I have two books about the Barefoot Sisters who hiked the entire Appalachian Trail (AT) from Maine to Georgia almost exclusively barefoot. Then, they yo-yo’d back North to do it again.
Anything is possible. Minimalist hiking teaches you so much about yourself.
So many people talk about excess, money, gluttony, and dependence on technology. But most people don’t do anything about it. They spout hypocrisy about decrying fossil fuel as they sit in a warm house filled with appliances with electricity that is derived mostly from coal. They talk about saving trees when they work, live, and play in buildings filled with studwork (trees) and write on papers (trees). If they really meant what they said, they’d find the source of all they do and truly rid themselves of those things.
One way we can throw off all this burden is backpacking. After a few miles on the trail, you realize what is important in life. First, you realize how much crap you carry. You learn about the importance of water. You realize you can’t just bop into the store and grab a kombucha and mangos. Most of our ideas about diet, exercise, and what we think is healthy living is based on a First World availability of resources. All of those resources traveled by ship, planes, trains, and 18-wheeler trucks. And nearly none of that transportation is based on alternative fuels. So if you eat a passion fruit and papaya, you are already undermining the "live a wholesome life" mantra. Believe me, those foods don’t grow in central Illinois or likely most other places you live.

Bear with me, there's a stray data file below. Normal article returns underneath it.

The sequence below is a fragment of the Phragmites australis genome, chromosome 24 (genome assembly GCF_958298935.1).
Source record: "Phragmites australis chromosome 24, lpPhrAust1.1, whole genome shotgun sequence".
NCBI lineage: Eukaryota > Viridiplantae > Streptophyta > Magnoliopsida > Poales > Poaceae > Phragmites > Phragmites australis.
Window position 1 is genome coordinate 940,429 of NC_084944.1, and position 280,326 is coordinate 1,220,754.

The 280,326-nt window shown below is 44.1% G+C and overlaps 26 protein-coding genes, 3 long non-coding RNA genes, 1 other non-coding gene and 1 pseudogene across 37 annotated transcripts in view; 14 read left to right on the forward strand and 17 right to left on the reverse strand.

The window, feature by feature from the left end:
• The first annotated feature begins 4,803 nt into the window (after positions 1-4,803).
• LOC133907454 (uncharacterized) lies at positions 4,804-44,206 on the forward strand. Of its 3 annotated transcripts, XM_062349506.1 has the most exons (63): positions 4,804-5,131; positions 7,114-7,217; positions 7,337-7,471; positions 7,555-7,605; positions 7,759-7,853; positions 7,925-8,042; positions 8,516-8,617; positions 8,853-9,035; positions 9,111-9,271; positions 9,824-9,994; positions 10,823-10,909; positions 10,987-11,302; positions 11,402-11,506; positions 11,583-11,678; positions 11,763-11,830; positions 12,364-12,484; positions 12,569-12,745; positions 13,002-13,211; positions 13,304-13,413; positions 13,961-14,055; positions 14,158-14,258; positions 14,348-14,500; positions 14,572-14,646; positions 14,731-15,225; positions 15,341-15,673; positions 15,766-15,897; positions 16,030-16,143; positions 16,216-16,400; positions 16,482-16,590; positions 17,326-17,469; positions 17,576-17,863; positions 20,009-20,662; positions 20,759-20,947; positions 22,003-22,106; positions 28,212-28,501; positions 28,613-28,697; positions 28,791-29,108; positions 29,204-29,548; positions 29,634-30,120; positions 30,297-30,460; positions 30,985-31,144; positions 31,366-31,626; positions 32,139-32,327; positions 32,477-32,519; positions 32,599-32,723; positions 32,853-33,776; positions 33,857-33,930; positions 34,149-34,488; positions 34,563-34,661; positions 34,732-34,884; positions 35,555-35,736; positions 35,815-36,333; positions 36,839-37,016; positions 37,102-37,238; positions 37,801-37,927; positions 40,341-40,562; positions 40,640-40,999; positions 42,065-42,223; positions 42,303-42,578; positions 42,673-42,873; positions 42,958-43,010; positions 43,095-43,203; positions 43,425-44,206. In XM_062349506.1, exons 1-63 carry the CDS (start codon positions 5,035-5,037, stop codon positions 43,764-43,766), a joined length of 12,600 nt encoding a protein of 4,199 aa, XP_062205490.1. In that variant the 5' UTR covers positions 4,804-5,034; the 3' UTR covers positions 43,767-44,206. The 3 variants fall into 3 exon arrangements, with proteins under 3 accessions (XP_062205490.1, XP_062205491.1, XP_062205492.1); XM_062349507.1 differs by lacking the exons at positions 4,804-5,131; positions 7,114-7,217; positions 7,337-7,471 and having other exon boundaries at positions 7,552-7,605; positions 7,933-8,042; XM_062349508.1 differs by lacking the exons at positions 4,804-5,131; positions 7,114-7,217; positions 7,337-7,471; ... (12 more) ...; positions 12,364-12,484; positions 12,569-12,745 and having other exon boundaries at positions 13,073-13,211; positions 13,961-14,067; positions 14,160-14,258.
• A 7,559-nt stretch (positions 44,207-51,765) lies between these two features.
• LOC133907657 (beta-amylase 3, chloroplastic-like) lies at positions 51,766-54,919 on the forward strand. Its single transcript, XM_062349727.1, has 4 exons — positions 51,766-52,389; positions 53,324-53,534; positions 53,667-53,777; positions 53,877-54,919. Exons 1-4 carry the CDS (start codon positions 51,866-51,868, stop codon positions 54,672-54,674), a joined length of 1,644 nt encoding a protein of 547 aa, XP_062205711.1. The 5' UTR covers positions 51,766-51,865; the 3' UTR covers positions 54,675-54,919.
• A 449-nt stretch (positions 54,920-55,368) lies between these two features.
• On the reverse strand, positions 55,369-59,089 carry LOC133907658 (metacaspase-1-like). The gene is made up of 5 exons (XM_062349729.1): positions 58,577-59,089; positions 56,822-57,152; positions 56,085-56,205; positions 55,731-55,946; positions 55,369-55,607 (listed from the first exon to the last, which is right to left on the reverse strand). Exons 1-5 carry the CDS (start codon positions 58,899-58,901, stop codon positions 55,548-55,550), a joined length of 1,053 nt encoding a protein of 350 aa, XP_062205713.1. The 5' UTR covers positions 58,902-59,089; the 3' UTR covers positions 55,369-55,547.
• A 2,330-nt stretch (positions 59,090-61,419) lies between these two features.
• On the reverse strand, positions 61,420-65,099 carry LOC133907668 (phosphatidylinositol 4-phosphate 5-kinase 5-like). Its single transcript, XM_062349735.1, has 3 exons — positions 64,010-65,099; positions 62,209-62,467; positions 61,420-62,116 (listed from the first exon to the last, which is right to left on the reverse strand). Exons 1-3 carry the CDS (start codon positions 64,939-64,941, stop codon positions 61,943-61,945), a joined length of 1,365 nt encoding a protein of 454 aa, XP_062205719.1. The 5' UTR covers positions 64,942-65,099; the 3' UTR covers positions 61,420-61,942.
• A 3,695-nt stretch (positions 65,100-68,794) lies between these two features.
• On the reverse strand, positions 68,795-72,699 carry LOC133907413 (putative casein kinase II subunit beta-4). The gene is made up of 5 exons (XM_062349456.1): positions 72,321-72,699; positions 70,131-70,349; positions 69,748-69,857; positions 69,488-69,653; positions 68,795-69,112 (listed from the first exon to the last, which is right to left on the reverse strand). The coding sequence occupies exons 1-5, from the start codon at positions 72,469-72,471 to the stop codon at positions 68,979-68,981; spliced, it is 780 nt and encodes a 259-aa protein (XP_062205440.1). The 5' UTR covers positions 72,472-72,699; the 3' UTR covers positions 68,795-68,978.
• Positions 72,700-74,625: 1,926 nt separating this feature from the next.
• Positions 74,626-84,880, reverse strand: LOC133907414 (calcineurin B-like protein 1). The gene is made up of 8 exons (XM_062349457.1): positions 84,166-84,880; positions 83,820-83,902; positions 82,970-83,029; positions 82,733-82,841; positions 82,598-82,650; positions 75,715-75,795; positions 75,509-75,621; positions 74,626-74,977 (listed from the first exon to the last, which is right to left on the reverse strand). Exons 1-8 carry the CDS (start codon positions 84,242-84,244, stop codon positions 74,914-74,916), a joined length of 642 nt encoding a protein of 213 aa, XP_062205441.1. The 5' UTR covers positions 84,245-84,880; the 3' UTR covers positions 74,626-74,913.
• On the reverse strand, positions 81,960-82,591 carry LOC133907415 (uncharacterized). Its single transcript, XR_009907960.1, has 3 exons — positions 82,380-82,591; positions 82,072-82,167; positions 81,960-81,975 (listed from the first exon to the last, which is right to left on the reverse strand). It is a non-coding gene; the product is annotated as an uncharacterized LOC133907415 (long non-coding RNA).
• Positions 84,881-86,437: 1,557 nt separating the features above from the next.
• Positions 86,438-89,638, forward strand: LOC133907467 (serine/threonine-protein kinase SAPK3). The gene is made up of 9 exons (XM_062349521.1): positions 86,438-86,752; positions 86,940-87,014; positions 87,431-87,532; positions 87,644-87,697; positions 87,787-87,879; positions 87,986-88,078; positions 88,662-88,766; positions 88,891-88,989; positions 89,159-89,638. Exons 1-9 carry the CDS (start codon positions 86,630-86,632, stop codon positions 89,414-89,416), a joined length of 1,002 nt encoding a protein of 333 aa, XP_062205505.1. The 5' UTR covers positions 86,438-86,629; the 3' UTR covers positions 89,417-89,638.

Backpacking teaches us about living a diurnal life. You do like other diurnal animals and get up with the sun and go to sleep when it goes down. Every ounce of water is savored and never wasted. You realize that long-lasting fat calories are super important because the weight to energy ratio is so amazing. Sugar never lasts long nor any of its complex chain relatives. You learn this out on the trail.
You start to appreciate life. All of life. If you look at homesteaders and people who live off the land in Alaska, you’ll be in the extreme minority if you are a vegetarian. And if you are living off the land, you’ll probably die a vegetarian. Most indigenous Alaskans live on an almost plant free diet. Its not by choice, but by necessity.
Do you realize if you didn’t live in a big city, you wouldn’t have access to most of the things you eat and do? Yet these are the same majority of populous who wants to decide elections.
One Fall, I went backpacking by myself out in the middle of nowhere. Actually "nowhere" was near a huge corn field. And as I was laying there trying to get my beauty rest, there was a farmer out there harvesting all night long with a loud tractor and bright lights. Every time I thought I was falling asleep, he (or she) would come by for another pass. Knowing the weather forecast, there was probably a storm coming in. So this farmer had to get the crops harvested or risk losing the crop. The crop may rot, lodge, fruit falls to the ground, or whatever travesty if he didn’t harvest now. That’s the life of the farmer. Most people in cushy suburbia don’t see that sacrifice. They just don’t know. They may see things on TV, but never connect the reality of it all.
Do me a favor. Keep a diary for one day and think of what you consume, what you see, and what gives you comfort. Then contrast that with what you’d experience without those things. Or simply go backpacking. Then, either live a hypocrite free life or live a life appreciating the things we have because of fossil fuels, because of the timber industry, and because of the technology that we are grateful to have. But always find a reset by living on the trail. It can keep you on a path of honest integrity.